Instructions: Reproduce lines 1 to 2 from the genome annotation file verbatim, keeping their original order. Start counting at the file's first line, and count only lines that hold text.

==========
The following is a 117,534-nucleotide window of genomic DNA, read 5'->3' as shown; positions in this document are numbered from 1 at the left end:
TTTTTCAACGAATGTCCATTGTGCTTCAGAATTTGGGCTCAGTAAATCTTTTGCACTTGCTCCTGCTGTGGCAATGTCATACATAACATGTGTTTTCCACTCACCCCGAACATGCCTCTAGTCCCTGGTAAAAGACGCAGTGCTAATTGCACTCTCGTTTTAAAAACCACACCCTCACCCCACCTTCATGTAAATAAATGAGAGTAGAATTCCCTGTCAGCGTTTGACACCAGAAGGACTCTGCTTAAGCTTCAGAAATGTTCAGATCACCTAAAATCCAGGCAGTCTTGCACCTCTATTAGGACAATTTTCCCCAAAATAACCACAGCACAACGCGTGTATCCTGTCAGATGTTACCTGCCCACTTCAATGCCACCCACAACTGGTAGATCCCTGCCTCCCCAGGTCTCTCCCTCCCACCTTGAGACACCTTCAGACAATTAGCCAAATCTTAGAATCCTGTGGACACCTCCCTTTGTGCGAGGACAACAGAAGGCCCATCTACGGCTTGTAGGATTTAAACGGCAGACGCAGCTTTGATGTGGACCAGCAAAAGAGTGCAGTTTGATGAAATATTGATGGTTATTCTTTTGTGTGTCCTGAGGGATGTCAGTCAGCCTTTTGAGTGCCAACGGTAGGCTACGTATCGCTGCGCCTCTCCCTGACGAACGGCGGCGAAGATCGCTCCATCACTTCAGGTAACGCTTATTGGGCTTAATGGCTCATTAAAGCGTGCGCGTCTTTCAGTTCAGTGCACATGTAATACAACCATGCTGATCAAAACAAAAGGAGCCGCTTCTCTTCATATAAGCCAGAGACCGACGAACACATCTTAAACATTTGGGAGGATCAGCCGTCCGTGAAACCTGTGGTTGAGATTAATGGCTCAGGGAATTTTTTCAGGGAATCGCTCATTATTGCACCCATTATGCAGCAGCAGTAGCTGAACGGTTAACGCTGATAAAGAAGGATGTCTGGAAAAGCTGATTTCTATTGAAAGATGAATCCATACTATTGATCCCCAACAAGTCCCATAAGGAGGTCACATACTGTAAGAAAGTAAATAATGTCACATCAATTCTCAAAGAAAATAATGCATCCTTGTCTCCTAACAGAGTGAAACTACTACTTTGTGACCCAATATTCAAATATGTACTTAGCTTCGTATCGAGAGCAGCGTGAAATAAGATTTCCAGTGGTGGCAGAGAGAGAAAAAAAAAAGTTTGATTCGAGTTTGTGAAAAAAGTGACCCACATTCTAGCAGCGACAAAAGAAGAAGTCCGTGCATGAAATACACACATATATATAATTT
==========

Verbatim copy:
The following is a 117,534-nucleotide window of genomic DNA, read 5'->3' as shown; positions in this document are numbered from 1 at the left end:
TTTTTCAACGAATGTCCATTGTGCTTCAGAATTTGGGCTCAGTAAATCTTTTGCACTTGCTCCTGCTGTGGCAATGTCATACATAACATGTGTTTTCCACTCACCCCGAACATGCCTCTAGTCCCTGGTAAAAGACGCAGTGCTAATTGCACTCTCGTTTTAAAAACCACACCCTCACCCCACCTTCATGTAAATAAATGAGAGTAGAATTCCCTGTCAGCGTTTGACACCAGAAGGACTCTGCTTAAGCTTCAGAAATGTTCAGATCACCTAAAATCCAGGCAGTCTTGCACCTCTATTAGGACAATTTTCCCCAAAATAACCACAGCACAACGCGTGTATCCTGTCAGATGTTACCTGCCCACTTCAATGCCACCCACAACTGGTAGATCCCTGCCTCCCCAGGTCTCTCCCTCCCACCTTGAGACACCTTCAGACAATTAGCCAAATCTTAGAATCCTGTGGACACCTCCCTTTGTGCGAGGACAACAGAAGGCCCATCTACGGCTTGTAGGATTTAAACGGCAGACGCAGCTTTGATGTGGACCAGCAAAAGAGTGCAGTTTGATGAAATATTGATGGTTATTCTTTTGTGTGTCCTGAGGGATGTCAGTCAGCCTTTTGAGTGCCAACGGTAGGCTACGTATCGCTGCGCCTCTCCCTGACGAACGGCGGCGAAGATCGCTCCATCACTTCAGGTAACGCTTATTGGGCTTAATGGCTCATTAAAGCGTGCGCGTCTTTCAGTTCAGTGCACATGTAATACAACCATGCTGATCAAAACAAAAGGAGCCGCTTCTCTTCATATAAGCCAGAGACCGACGAACACATCTTAAACATTTGGGAGGATCAGCCGTCCGTGAAACCTGTGGTTGAGATTAATGGCTCAGGGAATTTTTTCAGGGAATCGCTCATTATTGCACCCATTATGCAGCAGCAGTAGCTGAACGGTTAACGCTGATAAAGAAGGATGTCTGGAAAAGCTGATTTCTATTGAAAGATGAATCCATACTATTGATCCCCAACAAGTCCCATAAGGAGGTCACATACTGTAAGAAAGTAAATAATGTCACATCAATTCTCAAAGAAAATAATGCATCCTTGTCTCCTAACAGAGTGAAACTACTACTTTGTGACCCAATATTCAAATATGTACTTAGCTTCGTATCGAGAGCAGCGTGAAATAAGATTTCCAGTGGTGGCAGAGAGAGAAAAAAAAAAGTTTGATTCGAGTTTGTGAAAAAAGTGACCCACATTCTAGCAGCGACAAAAGAAGAAGTCCGTGCATGAAATACACACATATATATAATTT